One Year Later, Citizens United Decision Prompts Calls for a Constitutional Amendment on Corporations

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This guest post comes from lawyer and writer Shauna Curphey, who is volunteering for a year in ERI’s Thailand office.

 


Last month marked the first anniversary of the U.S. Supreme Court’s decision in Citizens United v. Federal Elections Commission, which struck down a federal law limiting corporate and union spending in elections. In reaching its decision, the Court overruled its 1990 decision, which held that the government could restrict corporate campaign spending to prevent corporations from obtaining an unfair advantage in the political marketplace. In short, in Citizens United, the Court held that corporations have the same First Amendment rights as individuals to engage in political speech.

 

In the year since the Citizens United decision, efforts have sprung up across the country to call for a constitutional amendment to limit corporate rights. Most recently, Rep. Donna Edwards of Maryland introduced a constitutional amendment that would explicitly allow Congress and the states to regulate corporate campaign spending (see video below). Other efforts, including a recent resolution introduced in the Vermont legislature, call for a constitutional amendment that provides that corporations are not persons under the law and thus would strip corporations of rights, such as free speech, that individuals enjoy.

 

Although amending the Constitution is no easy task – Congress must first pass a proposal that is then ratified by three-fourths of the state legislatures – the amendment efforts will, at the least, nourish a broader conversation about corporate hegemony. People are listening; in a recent national poll, 80 percent of respondents said they opposed allowing unfettered corporate spending on political campaigns.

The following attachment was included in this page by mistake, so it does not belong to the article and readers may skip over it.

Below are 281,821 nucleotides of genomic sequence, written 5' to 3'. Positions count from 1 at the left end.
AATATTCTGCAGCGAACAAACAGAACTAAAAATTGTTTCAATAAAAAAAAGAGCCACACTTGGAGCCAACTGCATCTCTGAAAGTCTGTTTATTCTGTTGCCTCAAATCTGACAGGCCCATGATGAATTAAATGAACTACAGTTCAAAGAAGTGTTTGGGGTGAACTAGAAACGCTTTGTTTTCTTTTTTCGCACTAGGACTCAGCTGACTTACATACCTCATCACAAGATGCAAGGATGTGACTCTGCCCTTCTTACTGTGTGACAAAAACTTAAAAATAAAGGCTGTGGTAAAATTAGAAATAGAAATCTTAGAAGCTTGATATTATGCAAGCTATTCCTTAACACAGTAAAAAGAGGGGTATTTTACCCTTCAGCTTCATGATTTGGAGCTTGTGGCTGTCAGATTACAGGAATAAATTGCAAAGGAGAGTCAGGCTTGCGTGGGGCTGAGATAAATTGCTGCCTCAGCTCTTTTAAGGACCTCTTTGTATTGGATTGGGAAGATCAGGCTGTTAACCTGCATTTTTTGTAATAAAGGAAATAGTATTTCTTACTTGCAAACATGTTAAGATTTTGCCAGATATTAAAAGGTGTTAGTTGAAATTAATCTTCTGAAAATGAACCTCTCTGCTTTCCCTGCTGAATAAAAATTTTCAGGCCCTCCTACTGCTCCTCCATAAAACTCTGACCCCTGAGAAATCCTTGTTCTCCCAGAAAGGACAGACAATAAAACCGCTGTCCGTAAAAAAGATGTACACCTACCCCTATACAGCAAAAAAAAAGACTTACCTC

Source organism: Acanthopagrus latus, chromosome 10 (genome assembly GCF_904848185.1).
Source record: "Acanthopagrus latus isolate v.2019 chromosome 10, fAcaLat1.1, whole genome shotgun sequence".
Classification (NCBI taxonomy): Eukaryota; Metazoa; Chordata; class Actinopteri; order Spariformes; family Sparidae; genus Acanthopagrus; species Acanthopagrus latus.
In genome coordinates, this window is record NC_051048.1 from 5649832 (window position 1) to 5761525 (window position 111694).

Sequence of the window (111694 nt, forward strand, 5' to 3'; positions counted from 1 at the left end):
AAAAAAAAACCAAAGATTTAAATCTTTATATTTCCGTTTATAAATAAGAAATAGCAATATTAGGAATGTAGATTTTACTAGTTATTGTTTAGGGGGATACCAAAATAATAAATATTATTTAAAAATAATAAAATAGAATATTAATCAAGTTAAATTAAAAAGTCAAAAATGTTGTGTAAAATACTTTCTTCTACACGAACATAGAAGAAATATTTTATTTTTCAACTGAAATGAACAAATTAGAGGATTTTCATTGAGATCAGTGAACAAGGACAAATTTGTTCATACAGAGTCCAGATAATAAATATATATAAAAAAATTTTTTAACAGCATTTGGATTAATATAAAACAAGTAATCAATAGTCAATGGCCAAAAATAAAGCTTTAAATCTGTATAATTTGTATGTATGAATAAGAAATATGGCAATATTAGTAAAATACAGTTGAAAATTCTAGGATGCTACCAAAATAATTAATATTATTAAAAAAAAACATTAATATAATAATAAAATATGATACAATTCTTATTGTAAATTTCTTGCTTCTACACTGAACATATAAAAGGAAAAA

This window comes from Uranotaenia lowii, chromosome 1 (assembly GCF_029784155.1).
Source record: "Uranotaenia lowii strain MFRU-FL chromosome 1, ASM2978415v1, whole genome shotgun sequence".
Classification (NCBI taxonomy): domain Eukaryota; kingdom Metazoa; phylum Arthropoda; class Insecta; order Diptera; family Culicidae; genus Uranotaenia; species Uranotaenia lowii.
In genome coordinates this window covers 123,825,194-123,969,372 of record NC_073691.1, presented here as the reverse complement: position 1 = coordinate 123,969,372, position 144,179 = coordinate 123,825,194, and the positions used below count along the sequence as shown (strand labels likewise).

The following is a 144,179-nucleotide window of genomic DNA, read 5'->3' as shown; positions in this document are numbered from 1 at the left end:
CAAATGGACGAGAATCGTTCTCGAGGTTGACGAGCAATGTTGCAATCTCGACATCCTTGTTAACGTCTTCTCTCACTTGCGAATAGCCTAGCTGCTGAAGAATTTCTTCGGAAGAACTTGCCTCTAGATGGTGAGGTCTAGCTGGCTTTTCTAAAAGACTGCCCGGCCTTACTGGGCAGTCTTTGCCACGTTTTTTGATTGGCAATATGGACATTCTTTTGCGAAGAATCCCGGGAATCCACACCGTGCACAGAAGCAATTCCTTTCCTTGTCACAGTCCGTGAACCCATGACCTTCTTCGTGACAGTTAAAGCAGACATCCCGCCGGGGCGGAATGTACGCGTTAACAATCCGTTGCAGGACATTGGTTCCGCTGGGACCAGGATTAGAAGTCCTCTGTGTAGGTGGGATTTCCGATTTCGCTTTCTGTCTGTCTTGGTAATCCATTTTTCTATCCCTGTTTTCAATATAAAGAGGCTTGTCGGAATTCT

The proposed amendments might also spark a debate on corporate accountability. An amendment that states corporations are not persons under the law, for example, might affect corporate liability in certain areas. (See, for example, ERI’s Legal Director Marco Simon’s recent post on the Second Circuit’s decision in Kiobel, which held that corporations are not liable for human rights abuses under the Alien Tort Claims Act.) Efforts to eliminate corporate personhood, however well intentioned, may have negative consequences, not only in the area of corporate liability, but also for non-profit and media corporations.

For now, the proposed amendments serve as a reminder that voters have the ultimate power to control corporations, if we choose to use it.

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